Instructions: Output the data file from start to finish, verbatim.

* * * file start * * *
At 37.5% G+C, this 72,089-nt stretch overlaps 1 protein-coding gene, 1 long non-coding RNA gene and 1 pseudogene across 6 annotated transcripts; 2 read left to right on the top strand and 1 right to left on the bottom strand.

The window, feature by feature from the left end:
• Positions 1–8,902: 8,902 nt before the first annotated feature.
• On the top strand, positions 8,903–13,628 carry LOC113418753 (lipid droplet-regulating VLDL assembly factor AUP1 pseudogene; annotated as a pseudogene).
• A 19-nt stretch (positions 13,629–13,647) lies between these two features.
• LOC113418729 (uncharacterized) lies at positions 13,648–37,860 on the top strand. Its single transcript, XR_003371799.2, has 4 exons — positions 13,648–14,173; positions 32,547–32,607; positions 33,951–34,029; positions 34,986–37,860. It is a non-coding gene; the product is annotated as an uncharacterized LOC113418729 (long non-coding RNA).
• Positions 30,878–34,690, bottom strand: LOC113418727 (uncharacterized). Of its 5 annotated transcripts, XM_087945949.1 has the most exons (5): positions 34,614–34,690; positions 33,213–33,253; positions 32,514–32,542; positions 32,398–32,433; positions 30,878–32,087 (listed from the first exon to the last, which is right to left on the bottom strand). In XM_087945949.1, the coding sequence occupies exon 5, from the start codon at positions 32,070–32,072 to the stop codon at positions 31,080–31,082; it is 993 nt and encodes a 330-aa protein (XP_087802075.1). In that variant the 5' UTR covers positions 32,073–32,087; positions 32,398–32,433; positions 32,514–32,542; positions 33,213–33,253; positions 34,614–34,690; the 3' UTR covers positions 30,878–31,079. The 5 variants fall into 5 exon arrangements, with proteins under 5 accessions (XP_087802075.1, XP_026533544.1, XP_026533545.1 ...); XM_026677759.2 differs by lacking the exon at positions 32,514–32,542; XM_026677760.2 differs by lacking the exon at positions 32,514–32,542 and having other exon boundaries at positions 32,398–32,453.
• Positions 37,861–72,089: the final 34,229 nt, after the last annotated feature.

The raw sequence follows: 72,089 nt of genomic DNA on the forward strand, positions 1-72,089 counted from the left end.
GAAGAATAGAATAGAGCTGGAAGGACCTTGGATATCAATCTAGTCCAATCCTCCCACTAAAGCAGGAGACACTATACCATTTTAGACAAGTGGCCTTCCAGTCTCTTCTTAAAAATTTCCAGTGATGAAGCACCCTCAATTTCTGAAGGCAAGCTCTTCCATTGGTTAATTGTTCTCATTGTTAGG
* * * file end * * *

At 37.5% G+C, this 72,089-nt stretch overlaps 1 protein-coding gene, 1 long non-coding RNA gene and 1 pseudogene across 6 annotated transcripts; 2 read left to right on the top strand and 1 right to left on the bottom strand.

The window, feature by feature from the left end:
• Positions 1–8,902: 8,902 nt before the first annotated feature.
• On the top strand, positions 8,903–13,628 carry LOC113418753 (lipid droplet-regulating VLDL assembly factor AUP1 pseudogene; annotated as a pseudogene).
• A 19-nt stretch (positions 13,629–13,647) lies between these two features.
• LOC113418729 (uncharacterized) lies at positions 13,648–37,860 on the top strand. Its single transcript, XR_003371799.2, has 4 exons — positions 13,648–14,173; positions 32,547–32,607; positions 33,951–34,029; positions 34,986–37,860. It is a non-coding gene; the product is annotated as an uncharacterized LOC113418729 (long non-coding RNA).
• Positions 30,878–34,690, bottom strand: LOC113418727 (uncharacterized). Of its 5 annotated transcripts, XM_087945949.1 has the most exons (5): positions 34,614–34,690; positions 33,213–33,253; positions 32,514–32,542; positions 32,398–32,433; positions 30,878–32,087 (listed from the first exon to the last, which is right to left on the bottom strand). In XM_087945949.1, the coding sequence occupies exon 5, from the start codon at positions 32,070–32,072 to the stop codon at positions 31,080–31,082; it is 993 nt and encodes a 330-aa protein (XP_087802075.1). In that variant the 5' UTR covers positions 32,073–32,087; positions 32,398–32,433; positions 32,514–32,542; positions 33,213–33,253; positions 34,614–34,690; the 3' UTR covers positions 30,878–31,079. The 5 variants fall into 5 exon arrangements, with proteins under 5 accessions (XP_087802075.1, XP_026533544.1, XP_026533545.1 ...); XM_026677759.2 differs by lacking the exon at positions 32,514–32,542; XM_026677760.2 differs by lacking the exon at positions 32,514–32,542 and having other exon boundaries at positions 32,398–32,453.
• Positions 37,861–72,089: the final 34,229 nt, after the last annotated feature.

The raw sequence follows: 72,089 nt of genomic DNA on the forward strand, positions 1-72,089 counted from the left end.
GAAGAATAGAATAGAGCTGGAAGGACCTTGGATATCAATCTAGTCCAATCCTCCCACTAAAGCAGGAGACACTATACCATTTTAGACAAGTGGCCTTCCAGTCTCTTCTTAAAAATTTCCAGTGATGAAGCACCCTCAATTTCTGAAGGCAAGCTCTTCCATTGGTTAATTGTTCTCATTGTTAGG